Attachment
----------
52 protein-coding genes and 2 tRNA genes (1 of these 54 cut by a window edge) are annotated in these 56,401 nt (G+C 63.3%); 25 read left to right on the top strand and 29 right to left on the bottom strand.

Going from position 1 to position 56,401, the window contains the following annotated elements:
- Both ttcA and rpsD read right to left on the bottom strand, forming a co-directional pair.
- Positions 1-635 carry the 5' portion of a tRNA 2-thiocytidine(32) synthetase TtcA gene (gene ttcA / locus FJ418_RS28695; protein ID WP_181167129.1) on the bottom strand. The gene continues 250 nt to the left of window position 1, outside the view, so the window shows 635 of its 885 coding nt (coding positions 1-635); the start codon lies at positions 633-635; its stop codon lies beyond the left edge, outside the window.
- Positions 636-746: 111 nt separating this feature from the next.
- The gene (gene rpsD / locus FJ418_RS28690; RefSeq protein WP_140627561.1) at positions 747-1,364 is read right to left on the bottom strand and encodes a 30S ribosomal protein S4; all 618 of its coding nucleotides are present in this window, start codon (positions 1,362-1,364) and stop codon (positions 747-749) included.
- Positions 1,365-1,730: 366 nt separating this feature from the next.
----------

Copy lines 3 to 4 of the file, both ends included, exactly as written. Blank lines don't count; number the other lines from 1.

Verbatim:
- Both ttcA and rpsD read right to left on the bottom strand, forming a co-directional pair.
- Positions 1-635 carry the 5' portion of a tRNA 2-thiocytidine(32) synthetase TtcA gene (gene ttcA / locus FJ418_RS28695; protein ID WP_181167129.1) on the bottom strand. The gene continues 250 nt to the left of window position 1, outside the view, so the window shows 635 of its 885 coding nt (coding positions 1-635); the start codon lies at positions 633-635; its stop codon lies beyond the left edge, outside the window.